Double demerit points apply in certain holidays in NSW, the ACT and WA, but do they apply to the licences of riders from other states?
Unfortunately the answer is not a simple yes or no.
There is no double demerit system in Queensland, Victoria, Tasmania, Northern Territory and South Australia.
If you are a rider from those states passing through NSW, ACT or WA during a declared holiday period, then the double points will not apply.
Queensland is different
However, Queensland riders should note that in certain circumstances the double points will apply.
The law in Queensland is that double points do apply to speeding offences of 21km/h or greater over the speed limit and seatbelt offences if they occur more than once within a 12 month period.
Lawyer Stephen Hayles of Macrossan and Amiet Solicitors says he has been asked by clients about the system after copping a fine in an applicable state.
“For example if you commit two speeding offences of driving 21km/hr over the speed limit in a 12 month period, you will be allocated 4 demerit points for the first offence and 4 demerit points for the second offence plus an additional 4 demerit points,” he says.
“This means that you will have accumulated 12 demerit points within a 12 month period and you risk having your licence suspended.”
Double demerit periods
Double points apply in NSW and ACT over the Australia Day weekend, Easter (April 13 to 17, 2017), Anzac Day (April 21-25, 2017), Queen’s Birthday (June 9-12, 2017), Labour Day (September 29 to October 2, 2017), Christmas/New Year (December 22, 2017 to January 1, 2018).
In WA, the double points apply on Australia Day (not this year as it falls on a week day), Labour Day (this past weekend) Easter (April 13-17, 2017), Anzac Day (not this year as it falls on a week day), Western Australia Day (June 2-5, 2017), Queen’s Birthday (September 22-25, 2017), Christmas and New Year (December 22, 2017, to January 7 2018).
How demerit points are recorded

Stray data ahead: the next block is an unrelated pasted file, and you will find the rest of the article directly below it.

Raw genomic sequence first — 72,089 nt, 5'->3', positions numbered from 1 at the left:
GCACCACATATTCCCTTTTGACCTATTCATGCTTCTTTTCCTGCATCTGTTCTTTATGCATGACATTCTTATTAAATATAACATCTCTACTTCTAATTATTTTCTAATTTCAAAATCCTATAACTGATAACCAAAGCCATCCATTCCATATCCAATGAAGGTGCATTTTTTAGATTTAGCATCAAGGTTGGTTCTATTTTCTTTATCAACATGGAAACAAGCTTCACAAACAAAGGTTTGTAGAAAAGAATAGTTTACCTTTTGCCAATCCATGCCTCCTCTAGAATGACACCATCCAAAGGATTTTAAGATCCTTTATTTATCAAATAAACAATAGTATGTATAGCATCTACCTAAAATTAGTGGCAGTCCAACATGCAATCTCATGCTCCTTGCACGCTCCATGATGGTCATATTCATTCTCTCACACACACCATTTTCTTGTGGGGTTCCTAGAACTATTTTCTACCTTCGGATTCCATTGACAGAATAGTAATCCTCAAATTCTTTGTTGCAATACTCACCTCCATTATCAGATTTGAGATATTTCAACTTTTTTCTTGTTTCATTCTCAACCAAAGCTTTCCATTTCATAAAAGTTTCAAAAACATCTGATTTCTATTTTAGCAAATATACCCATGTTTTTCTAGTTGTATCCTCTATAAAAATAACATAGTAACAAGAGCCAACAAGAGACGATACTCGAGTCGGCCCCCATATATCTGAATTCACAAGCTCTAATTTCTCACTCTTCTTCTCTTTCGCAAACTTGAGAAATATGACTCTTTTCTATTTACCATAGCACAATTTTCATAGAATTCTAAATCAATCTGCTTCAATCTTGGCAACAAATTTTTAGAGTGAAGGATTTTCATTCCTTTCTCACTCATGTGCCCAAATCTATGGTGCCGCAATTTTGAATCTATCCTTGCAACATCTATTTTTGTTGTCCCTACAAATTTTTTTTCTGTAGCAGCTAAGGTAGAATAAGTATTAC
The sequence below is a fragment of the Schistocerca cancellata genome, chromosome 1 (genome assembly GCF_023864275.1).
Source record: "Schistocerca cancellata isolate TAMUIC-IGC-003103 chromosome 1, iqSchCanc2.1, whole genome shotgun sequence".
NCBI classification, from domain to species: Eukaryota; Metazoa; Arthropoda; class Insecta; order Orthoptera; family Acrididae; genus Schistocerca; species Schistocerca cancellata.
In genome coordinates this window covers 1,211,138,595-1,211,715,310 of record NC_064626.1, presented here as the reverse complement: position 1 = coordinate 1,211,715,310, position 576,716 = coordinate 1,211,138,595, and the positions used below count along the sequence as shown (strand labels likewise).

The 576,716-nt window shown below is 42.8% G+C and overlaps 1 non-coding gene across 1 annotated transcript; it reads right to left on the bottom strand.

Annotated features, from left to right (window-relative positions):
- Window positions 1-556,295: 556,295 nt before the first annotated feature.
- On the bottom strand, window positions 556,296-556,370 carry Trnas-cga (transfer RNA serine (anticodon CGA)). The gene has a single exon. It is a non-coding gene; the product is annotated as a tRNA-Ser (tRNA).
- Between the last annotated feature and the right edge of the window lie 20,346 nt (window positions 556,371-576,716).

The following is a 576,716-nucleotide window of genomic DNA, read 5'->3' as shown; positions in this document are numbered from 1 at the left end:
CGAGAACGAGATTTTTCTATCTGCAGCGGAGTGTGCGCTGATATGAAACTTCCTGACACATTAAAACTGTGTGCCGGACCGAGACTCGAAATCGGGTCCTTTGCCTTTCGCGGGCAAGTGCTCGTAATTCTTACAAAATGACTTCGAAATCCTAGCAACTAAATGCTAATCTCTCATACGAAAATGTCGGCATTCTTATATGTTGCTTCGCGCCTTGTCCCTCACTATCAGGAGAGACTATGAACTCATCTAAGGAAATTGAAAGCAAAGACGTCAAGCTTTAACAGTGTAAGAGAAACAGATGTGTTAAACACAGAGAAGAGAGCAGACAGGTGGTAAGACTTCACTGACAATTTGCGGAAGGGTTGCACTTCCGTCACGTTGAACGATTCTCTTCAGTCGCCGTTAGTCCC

If a rider in another state commits a traffic offence in a state during a double point period, the offence is recorded as a double demerit offence on their traffic history in the state where the offence happened.
The state licensing authority will then report the offence to the transport department in your state who will record the offence on your traffic history.
However, the double points will only apply in Queensland under the circumstances described above.
Choice of penalty
Stephen says that if you have committed a traffic offence recently and you receive a Queensland Transport notice that you have accumulated your allowed demerit points, you will have a choice of a good driving behaviour period or a licence suspension for a period.
“When considering whether to agree to a good behaviour driving behaviour period and a licence suspension, it is important that a licence holder understands that accepting a suspension of their licence may preclude them from making an Application for a Special Hardship Order or an Application for a Restricted (Work) Licence for the next five years,” he warns.
If you are unsure about how many demerit points you have, you can search your record online at your state’s transport department website or call them and request a copy of your traffic history.